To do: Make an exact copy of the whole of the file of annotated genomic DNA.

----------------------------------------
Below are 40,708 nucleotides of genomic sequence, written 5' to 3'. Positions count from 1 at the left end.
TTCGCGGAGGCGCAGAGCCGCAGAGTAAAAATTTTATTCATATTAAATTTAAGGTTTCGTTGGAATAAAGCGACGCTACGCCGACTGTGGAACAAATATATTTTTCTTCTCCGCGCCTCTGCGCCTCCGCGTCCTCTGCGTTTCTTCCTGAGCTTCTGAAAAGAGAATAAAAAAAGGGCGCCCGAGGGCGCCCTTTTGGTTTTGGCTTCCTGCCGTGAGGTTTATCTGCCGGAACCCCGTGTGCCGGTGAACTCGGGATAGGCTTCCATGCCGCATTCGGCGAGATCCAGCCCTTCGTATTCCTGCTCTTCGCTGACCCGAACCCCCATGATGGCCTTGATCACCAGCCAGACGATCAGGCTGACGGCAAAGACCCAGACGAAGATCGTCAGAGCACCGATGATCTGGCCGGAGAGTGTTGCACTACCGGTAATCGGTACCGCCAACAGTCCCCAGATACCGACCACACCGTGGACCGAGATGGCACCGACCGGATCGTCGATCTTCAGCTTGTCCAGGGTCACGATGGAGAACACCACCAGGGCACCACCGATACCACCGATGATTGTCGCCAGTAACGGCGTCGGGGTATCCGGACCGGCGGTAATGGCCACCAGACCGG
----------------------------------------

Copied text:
Below are 40,708 nucleotides of genomic sequence, written 5' to 3'. Positions count from 1 at the left end.
TTCGCGGAGGCGCAGAGCCGCAGAGTAAAAATTTTATTCATATTAAATTTAAGGTTTCGTTGGAATAAAGCGACGCTACGCCGACTGTGGAACAAATATATTTTTCTTCTCCGCGCCTCTGCGCCTCCGCGTCCTCTGCGTTTCTTCCTGAGCTTCTGAAAAGAGAATAAAAAAAGGGCGCCCGAGGGCGCCCTTTTGGTTTTGGCTTCCTGCCGTGAGGTTTATCTGCCGGAACCCCGTGTGCCGGTGAACTCGGGATAGGCTTCCATGCCGCATTCGGCGAGATCCAGCCCTTCGTATTCCTGCTCTTCGCTGACCCGAACCCCCATGATGGCCTTGATCACCAGCCAGACGATCAGGCTGACGGCAAAGACCCAGACGAAGATCGTCAGAGCACCGATGATCTGGCCGGAGAGTGTTGCACTACCGGTAATCGGTACCGCCAACAGTCCCCAGATACCGACCACACCGTGGACCGAGATGGCACCGACCGGATCGTCGATCTTCAGCTTGTCCAGGGTCACGATGGAGAACACCACCAGGGCACCACCGATACCACCGATGATTGTCGCCAGTAACGGCGTCGGGGTATCCGGACCGGCGGTAATGGCCACCAGACCGG